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U.S. Dismisses $117M Shipyard Bid Suit

Tuesday, December 10, 2013

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The U.S. Court of Federal Claims has thrown out a lawsuit by a Virginia shipyard protesting the Navy's rejection of its $117 million ship maintenance bid—the highest, by far, of eight proposals submitted.

In a ruling unsealed Nov. 27, Judge Francis M. Allegra ruled that the Navy had given adequate consideration to—and explanation for—its decision to reject Lyon Shipyard Inc.'s bid.

In July, the Government Accountability Office also denied Lyon's protest.

6 Bids, 5 Awards

The Navy's June 2011 solicitation was for repairs, upgrades, and other boatyard services for noncommissioned Navy boats.

Lyon Shipyard
Lyon Shipyard Inc.

Although rating Lyon Shipyard as very good, the Navy said that no circumstances justified its paying "considerably more" for the company's services.

The work was divided into two lots, with multiple indefinite delivery/indefinite quantity (ID/IQ) contracts to five awardees, who would then compete for firm, fixed-price task orders.

The bids were evaluated on a variety of factors, including past performance, price and technical expertise. The Navy's Independent Government Estimate (IGE) priced the contract at $101,780,712.59.

Two bidders withdrew, and the final six bids were:

  • East Coast Repair & Fabrication ($80,269,356.44);
  • Alliance Technical Services ($89,074,484.86);
  • Davis Boat Works ($89,061,384.24);
  • Colonna's Shipyard ($103,384,711.08);
  • Marine Hydraulics International ($107,005,537.34); and
  • Lyon Shipyard ($117,217.915.40).

All of the bidders received a "very good" technical and past performance rating, except Alliance Technical, which received "satisfactory" ratings.

Most of the bidders, including Lyon, were incumbents on the previous boatyard support contract.

'Difficult to Justify'

The Navy informed Lyon and Marine Hydraulics that their bids were "considerably higher" than the government estimate and "would be more difficult to justify as reasonable."

The Navy said it would continue to consider the bids but requested that Lyon "carefully review [its] pricing" and noted that "98%" of the boats would be located in Norfolk, where Lyon is located.

Navy bids

The Navy told Lyon that its price was "considerably higher" than other bidders and urged it to review the proposal, but the agency did not revisit the price during later discussions, and Lyon made no adjustment.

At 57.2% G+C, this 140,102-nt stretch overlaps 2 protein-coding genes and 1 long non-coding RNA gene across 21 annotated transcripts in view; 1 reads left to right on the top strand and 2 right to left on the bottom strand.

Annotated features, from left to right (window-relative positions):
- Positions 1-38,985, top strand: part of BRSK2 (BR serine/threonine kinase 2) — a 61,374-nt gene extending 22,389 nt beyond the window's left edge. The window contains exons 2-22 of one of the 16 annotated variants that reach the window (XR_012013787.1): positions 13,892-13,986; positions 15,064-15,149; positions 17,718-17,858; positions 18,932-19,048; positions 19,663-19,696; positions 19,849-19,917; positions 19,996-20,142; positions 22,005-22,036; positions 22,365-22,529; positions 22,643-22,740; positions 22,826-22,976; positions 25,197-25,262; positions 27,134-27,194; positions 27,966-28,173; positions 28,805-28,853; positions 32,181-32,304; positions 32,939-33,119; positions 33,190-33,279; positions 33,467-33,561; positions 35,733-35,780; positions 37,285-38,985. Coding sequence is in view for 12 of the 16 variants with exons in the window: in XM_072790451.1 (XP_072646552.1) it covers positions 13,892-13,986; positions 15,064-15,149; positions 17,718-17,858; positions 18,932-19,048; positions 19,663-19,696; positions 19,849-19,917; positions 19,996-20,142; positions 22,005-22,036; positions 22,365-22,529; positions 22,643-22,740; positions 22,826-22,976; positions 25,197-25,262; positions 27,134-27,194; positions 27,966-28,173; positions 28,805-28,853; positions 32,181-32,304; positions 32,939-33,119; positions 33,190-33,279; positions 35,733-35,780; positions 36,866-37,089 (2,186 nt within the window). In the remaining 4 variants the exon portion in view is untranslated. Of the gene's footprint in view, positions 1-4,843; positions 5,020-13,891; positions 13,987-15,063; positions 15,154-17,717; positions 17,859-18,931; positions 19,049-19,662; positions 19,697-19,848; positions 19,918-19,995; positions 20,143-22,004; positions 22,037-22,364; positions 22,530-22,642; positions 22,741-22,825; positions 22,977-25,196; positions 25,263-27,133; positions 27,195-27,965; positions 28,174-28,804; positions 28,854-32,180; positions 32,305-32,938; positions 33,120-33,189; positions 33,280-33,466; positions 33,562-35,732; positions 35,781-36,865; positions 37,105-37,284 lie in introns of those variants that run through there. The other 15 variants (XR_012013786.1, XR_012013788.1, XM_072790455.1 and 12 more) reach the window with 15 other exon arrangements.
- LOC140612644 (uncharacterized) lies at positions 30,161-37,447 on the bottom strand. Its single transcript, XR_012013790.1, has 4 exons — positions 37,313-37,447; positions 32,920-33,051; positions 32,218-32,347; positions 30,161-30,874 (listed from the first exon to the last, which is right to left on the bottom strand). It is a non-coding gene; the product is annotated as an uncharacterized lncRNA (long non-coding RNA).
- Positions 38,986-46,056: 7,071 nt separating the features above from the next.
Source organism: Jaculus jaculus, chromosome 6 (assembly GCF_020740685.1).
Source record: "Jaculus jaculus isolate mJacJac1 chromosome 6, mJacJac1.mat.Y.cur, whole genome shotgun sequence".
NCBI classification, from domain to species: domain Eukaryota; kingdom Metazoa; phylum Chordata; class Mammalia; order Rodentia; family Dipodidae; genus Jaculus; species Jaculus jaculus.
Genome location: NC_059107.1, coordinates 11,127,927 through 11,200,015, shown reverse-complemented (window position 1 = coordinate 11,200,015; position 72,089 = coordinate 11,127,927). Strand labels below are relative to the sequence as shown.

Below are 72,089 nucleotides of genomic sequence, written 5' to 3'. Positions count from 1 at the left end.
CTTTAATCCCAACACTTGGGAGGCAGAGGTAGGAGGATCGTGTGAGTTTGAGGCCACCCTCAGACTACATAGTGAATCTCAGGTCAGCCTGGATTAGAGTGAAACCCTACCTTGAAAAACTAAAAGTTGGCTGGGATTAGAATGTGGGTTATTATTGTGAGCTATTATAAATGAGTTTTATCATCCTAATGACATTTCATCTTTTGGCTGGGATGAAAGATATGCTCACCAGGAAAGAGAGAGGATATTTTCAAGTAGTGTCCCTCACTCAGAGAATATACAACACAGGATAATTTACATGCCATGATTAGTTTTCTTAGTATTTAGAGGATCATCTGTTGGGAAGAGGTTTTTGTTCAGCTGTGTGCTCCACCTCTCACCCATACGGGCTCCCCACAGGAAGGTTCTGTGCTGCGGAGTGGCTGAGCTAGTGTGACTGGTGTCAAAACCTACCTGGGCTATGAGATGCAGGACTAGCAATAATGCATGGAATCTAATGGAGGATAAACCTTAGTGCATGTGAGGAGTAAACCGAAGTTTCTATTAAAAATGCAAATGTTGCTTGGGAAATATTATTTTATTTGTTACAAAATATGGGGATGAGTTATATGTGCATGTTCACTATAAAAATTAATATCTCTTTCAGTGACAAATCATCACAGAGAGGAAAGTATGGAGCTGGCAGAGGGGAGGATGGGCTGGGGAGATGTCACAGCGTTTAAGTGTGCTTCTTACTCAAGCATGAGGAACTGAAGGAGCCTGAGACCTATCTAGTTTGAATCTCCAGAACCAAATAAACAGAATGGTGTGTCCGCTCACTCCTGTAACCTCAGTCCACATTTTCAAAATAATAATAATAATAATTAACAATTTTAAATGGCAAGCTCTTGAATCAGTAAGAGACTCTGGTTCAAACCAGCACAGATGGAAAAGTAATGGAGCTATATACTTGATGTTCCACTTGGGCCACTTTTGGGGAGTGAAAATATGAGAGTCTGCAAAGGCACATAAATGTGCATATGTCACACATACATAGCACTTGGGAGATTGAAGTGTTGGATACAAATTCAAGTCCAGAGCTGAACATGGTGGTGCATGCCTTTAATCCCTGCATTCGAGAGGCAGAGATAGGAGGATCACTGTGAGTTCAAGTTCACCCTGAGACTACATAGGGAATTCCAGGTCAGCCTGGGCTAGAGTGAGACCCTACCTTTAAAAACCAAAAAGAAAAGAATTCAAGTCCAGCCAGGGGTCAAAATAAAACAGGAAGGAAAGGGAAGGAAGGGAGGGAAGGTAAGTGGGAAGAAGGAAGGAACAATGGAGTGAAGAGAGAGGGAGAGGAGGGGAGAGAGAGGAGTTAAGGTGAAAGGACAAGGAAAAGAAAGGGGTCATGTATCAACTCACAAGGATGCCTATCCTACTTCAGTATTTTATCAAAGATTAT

In June 2012, court documents show, Lyon responded in part:

"Lyon Shipyard's price proposal was constructed utilizing over twenty (20) years of past experience repairing these very same small boats, including the last ten (10) years as an incumbent small boat IDIQ contractor. We are very familiar [sic] all of the vessels and their systems that are included in Lot II of this solicitation."

The response said Lyon had taken all of the Navy's points into account and added: "Should we deem it necessary to make any changes to our pricing, we will do so when requested for final offers."

No Justification for Price Differential

On March 1, 2013, the Source Selection Authority made awards to the other five bidders and rejected Lyon, concluding there "were no circumstances present which justified paying the price differential" to Lyon.

Lyon then protested to the GAO, alleging that the Navy misled Lyon during discussions and improperly evaluated its proposal.

Lyon Shipyard Paint Shop
Lyon Shipyard Inc.

Lyon Shipyard's NAVSEA-certified paint shop touts "a full spectrum of high-quality marine painting and preservation services." The company has received contracts similar to the one it lost this time around.

In its dispute, Lyon accused the Navy of making an "apples to oranges" comparison between the IGE and Lyon's bid—an assertion the judge rejected. The company also claimed that the Navy owed it a better explanation for its rejection and that it should have reopened discussions over the price.

'Discuss Every Weakness'

The judge disputed that as well, saying: "Contrary to plaintiff’s claim, there is no rule–either explicit or deriving from the notion that discussions must be 'meaningful'–that required the Navy to discuss every weakness appearing in Lyon’s pricing proposal."

In fact, the court noted: "As a seasoned government contractor and a ten-year incumbent of two prior similar contracts, Lyon should not have presumed that it did not need to modiy its final price because the Navy failed to raise any concerns about its high price in the second or third rounds of discussions."


Tagged categories: Government contracts; Lawsuits; Maintenance coating work; Maintenance programs; Marine Coatings; Rehabilitation/Repair; Shipyards; U.S. Navy

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